You know how we keep saying that Suda makes “weird” games? These games definitely have their quirks and Suda is always trying to push what he can get away with putting in his games. It sounds like we’re saying it’s a bad thing, but it’s not, it’s usually refreshing and even funny to see how he breaks video game tropes.
For instance, there’s even a character who asked a 100 question quiz in this game, with most of the questions having nothing to do with the plot and instead referencing real-life history. It certainly got a laugh out of us.
The plot is very serious, and you’re working with detectives that don’t behave like video game characters. What we mean by this is that every character in the game has their own agenda and you’ll even be dealing with a lot of office politics, which was a refreshing change to other adventure games and visual novel games that act like, “I’m the chosen one who can do no wrong”.
We may be stretching it a little, but we’d even go as far as to say this game even has parallels to Twin Peaks. You’re a detective and a lot of people, both co-workers and civilians you question, will give you trouble and the atmosphere has a looming creepiness, as well as a Lynchian plot that’s tricky to understand fully. Although I’m sure there are a lot of other detective plots in media, both in North America and in Japan that feel similar too these plots as well.
There are different segments spread throughout the game where you play as a separate character, a journalist, which is very different than the main plot, but it’s worth pushing through.
It’s meant to complement the story, but Suda wrote the detective protagonist plot whereas other writers wrote the journalist side of the plot, which sometimes clashes tonally and we were able to easily tell the difference as we played though the game. On the other hand, we can appreciate that the developers wanted to give players multiple point of views.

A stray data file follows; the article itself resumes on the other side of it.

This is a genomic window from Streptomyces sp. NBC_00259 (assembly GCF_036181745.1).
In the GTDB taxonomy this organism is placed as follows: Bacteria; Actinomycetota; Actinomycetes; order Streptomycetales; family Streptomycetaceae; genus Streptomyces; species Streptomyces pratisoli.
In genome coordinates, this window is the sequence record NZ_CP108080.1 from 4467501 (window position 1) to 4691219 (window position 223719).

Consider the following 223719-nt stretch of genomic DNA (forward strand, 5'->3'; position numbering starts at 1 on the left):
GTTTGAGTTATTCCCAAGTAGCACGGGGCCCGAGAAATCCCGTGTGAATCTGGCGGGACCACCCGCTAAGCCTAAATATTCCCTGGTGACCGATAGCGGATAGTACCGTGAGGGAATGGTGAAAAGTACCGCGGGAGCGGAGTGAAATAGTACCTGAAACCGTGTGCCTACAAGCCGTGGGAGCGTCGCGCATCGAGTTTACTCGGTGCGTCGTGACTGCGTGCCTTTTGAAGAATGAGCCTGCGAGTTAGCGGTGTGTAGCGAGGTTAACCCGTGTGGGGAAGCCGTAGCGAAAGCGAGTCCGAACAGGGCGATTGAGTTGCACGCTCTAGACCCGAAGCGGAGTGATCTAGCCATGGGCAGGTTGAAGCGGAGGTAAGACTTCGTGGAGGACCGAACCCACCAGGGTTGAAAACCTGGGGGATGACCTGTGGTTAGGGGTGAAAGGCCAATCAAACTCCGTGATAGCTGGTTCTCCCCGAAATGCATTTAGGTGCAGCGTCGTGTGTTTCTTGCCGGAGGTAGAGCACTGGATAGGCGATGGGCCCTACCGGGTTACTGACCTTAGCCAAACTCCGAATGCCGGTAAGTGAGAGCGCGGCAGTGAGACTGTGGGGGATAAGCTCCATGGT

The journalist plotline revolves around mostly reading emails and turns into an info dump that can be jarring. To be honest, the journalist segments of the game tended to feel more like recaps of what we did in the detective segments of the game, which itself was handy when playing games on-the-go with the Switch.
The 25th Ward Review
The second game, The 25th Ward, does have a lot of improvements over the original game, but it’s not perfect. It’s more recent and definitely has more style, more characters, and a beautiful city design.
Although the areas may look nice on the outside, it’s very deceiving, as this sequel only continues to explore deeper into the darkness, corruption, and even conspiracy theories presented in the original game.
The gameplay is different than the original, and instead has you explore 3D areas in the movement style of Killer 7. If you’re not familiar with that game, the 3D movement is done “on-rails” with multiple choices branching out from the rail on where you want to go, such as doors in a hallway, or if you want to keep going down the hallway itself.
It is more streamlined than the first game. The storyline does continue from the first game, and you should definitely play the first game before the second or else you will be extremely confused.
The game is divided into 3 arcs with a total of 3 different protagonists in total, with the third chapter starring the journalist in the first game and playing very similarly to that as well with a lot of email-reading shenanigans. The first two arcs of the game have different characters and, without spoiling, have very different viewpoints compared to the original game.
It can feel a bit more repetitive than the original game because of the way exploration is done in the game, a lot of which is done in apartment buildings. Often you’d be searching through rooms for clues, but the new UI and atmosphere tends to feel more labyrinthine than the original game.
The graphics are improved because technology has improved, but it is more repetitive with more areas looking the same as each other, likely because of the limitations of the original release of the game on the mobile phone whereas the original was released on the PSX. The first game even has FMV sequences to break-up the monotonous gameplay, which the sequel doesn’t.